A table, a chair, a bowl of fruit and a violin; what else does a man need to be happy? ~Albert Einstein
We live in a world of convenience, especially where our food is concerned. We run to the store to get our “fresh” fruits and vegetables. Maybe we take the extra time to seek out locally grown fruits from a farmers market, or even support a local farmer with a CSA membership. All the while enjoying the usual fruits we’re accustomed to. And, as Einstein observed, fruit is an basic part of a happy and simple life.
But there are literally thousands of varieties of trees, vines and shrubs that bear edible fruit. Most people are familiar with only the most common varieties of fruits that are available commercially in stores or a few different varieties we might find through our farmers market or CSA. Delicious as these may be, many of these common commercial varieties are available primarily because of the durability of the fruit for shipping, handling and storage, not for best flavor. Most of the best tasting fruits are too fragile for commercial distribution, but they are perfectly suited to the home-gardener. Anyone with at least a six-foot by six-foot patch of open sunlight can successfully grow a tree with delicious fruits, even if only in a trashcan of soil on pavement.
Some fruit-bearing vines, like strawberries, can even grow from a hanging basket without using any ground at all. Properly selected fruit-bearing plants can also be used for edible landscaping, proving a pleasing visual display in addition to gourmet treats. Multiple fruit varieties can be grown on the same plant by means of simple grafting techniques, resulting in a “fruit salad” tree!
So where do you find these ‘best tasting’ fruits? Most are only available from specialty catalogs and growers, but you can also find them through hobbyist organizations like my organization, the California Rare Fruit Growers (CRFG). CRFG promotes interest in all aspects of fruit growing with special emphasis on rare and unusual fruits.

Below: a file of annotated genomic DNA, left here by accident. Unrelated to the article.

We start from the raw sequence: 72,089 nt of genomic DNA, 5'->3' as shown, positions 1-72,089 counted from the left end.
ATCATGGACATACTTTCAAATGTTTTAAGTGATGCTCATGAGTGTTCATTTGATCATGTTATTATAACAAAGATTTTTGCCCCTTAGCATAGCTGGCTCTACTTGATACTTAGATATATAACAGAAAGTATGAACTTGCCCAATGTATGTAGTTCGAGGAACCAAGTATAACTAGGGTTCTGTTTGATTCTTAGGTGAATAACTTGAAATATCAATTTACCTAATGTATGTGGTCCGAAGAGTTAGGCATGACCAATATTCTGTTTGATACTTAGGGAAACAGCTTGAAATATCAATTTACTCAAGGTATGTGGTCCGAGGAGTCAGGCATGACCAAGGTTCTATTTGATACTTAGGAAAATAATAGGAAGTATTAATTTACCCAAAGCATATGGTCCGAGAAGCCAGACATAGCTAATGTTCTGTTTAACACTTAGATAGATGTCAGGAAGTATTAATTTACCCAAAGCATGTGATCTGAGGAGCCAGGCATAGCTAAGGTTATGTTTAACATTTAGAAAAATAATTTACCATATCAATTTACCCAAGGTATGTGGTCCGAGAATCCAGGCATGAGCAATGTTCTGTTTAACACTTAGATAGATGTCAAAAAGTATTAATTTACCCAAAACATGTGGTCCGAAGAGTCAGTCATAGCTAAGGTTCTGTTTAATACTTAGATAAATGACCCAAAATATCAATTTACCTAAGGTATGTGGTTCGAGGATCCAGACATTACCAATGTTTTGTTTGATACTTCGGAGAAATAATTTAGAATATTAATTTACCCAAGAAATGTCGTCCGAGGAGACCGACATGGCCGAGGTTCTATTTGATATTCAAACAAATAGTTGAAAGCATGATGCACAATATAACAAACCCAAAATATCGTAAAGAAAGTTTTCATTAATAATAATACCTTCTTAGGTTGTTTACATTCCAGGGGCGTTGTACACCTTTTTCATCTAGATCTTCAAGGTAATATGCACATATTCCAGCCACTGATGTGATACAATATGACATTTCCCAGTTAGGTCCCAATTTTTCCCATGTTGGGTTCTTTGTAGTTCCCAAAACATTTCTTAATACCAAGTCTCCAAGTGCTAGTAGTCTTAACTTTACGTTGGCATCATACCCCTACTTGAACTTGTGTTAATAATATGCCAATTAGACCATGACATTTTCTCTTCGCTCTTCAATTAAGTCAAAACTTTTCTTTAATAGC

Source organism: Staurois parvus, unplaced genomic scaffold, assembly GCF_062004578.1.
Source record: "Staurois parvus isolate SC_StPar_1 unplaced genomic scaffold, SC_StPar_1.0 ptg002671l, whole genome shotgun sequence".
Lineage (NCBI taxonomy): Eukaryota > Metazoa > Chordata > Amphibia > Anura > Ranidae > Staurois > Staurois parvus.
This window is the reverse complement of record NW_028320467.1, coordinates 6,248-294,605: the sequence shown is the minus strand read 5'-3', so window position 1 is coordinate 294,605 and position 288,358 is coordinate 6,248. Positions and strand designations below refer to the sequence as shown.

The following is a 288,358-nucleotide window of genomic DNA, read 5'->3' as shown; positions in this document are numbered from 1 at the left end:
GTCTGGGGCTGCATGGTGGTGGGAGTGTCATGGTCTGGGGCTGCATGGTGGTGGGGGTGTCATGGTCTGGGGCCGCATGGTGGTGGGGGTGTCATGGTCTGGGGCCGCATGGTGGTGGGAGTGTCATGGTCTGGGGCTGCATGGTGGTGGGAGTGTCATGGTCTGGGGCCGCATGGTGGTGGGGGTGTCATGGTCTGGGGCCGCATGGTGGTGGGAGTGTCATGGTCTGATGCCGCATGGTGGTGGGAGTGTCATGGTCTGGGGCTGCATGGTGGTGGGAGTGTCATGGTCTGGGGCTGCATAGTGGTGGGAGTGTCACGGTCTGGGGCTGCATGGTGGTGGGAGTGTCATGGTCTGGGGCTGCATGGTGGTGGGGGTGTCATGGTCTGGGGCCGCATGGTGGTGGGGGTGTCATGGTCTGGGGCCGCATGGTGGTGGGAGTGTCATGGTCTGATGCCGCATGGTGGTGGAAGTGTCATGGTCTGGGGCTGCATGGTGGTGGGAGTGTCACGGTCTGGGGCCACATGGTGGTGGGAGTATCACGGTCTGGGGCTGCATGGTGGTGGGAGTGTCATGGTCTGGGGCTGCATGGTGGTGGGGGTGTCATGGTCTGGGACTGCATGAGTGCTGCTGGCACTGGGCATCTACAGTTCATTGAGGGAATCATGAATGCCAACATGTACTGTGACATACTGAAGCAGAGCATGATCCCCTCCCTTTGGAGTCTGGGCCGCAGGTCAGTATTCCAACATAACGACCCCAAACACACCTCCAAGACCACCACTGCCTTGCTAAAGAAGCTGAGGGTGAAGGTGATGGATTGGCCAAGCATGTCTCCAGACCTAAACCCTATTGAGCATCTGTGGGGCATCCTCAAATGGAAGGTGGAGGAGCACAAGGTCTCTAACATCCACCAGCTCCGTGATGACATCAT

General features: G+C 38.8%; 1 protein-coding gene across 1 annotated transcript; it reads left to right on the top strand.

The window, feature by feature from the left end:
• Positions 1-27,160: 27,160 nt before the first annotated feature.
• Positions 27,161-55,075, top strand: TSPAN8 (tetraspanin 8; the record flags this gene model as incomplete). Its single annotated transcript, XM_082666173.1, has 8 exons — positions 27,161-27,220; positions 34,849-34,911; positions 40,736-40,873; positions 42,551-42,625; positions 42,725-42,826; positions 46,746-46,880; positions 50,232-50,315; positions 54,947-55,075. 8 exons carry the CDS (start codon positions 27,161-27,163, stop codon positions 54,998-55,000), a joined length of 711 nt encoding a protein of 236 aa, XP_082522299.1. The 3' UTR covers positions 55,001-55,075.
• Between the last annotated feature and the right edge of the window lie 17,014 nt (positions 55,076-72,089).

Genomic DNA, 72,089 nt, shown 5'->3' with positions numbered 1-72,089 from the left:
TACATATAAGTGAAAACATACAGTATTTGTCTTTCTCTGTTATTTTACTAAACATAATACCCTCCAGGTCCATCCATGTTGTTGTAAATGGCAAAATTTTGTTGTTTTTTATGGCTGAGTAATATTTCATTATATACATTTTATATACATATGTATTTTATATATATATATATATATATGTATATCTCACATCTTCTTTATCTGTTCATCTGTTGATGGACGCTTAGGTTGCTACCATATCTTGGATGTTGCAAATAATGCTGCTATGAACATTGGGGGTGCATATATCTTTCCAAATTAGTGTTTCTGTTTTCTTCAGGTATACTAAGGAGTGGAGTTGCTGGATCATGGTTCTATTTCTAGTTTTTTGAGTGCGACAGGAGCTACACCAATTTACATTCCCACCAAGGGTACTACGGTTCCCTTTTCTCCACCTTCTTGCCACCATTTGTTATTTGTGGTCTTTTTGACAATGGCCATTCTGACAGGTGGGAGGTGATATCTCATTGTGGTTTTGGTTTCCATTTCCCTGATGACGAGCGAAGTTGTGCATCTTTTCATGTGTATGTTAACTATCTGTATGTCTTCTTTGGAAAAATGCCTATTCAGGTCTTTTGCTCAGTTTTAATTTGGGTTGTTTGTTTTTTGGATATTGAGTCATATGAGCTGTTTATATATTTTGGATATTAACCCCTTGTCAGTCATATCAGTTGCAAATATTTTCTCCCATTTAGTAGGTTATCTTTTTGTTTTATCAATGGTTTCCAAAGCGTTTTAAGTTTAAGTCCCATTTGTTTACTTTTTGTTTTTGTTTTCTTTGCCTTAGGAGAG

The Redwood Empire Chapter of CRFG is the most active and successful of all the national organization’s chapters. Members of the Redwood Empire CRFG in “Luther Burbank country” get together regularly to taste fruits, trade plants, share/train grafting and pruning skills, and swap tips on local growing techniques and what grows best in local conditions and micro-climate pockets. One local meeting featured over 150 different locally grown fruits to taste!
Many members of the Redwood Empire Chapter of CRFG are also members and activists within Slow Food. The membership boasts noted international horticultural researchers, as well as hobbyists, that have a passion for seeking out and promoting scientific interest, research, and education in and the preservation of rare fruit plants that are not commonly grown commercially. For instance, former Chairperson Phil Pieri, a cattle and hay farmer, grows over 200 varieties of fruit in his personal orchard in Petaluma. David Ulmer, MD, a local ophthalmologist and former President of North American Fruit Explorers, is a national expert on apples and grows 300 varieties of fruit on his Sebastopol acre, and uses his surgical skills when teaching pruning and grafting classes to chapter members and at public events.
The current Chairperson and national Board Member Rachel Spaeth (contact her) is the youngest leader ever, having recently graduated with a Masters in Biology from Sonoma State. Rachel first became acquainted with the group as a recipient of one of their educational grants. Her day job is being the Garden Coordinator for Luther Burbank Gardens. Her former job was as Vegetation Analyst for the Center for Interdisciplinary Geospatial Analysis (CIGA), classifying California vegetation types to create a searchable database. She also teaches classes about bugs at elementary schools. Together with myself, they are leading the search for the lost varieties of apples hybridized and patented in the 1940s-1960s by Sebastopol farmer William Silva.
CRFG Redwood Chapter currently has over 500 chapter members throughout Northern California participating in the group’s online discussions. A 10-year searchable archive of the discussions about all kinds of local fruit and nut topics can be viewable by the public at CRFG-Redwood.org/fruit-talk
If you’re interested in learning more about rare fruits, growing your own fruit, or where to buy them, you can find additional information about CRFG and an events schedule at the national website of CRFG.org, or, for the Redwood Chapter, at CRFG-Redwood.org.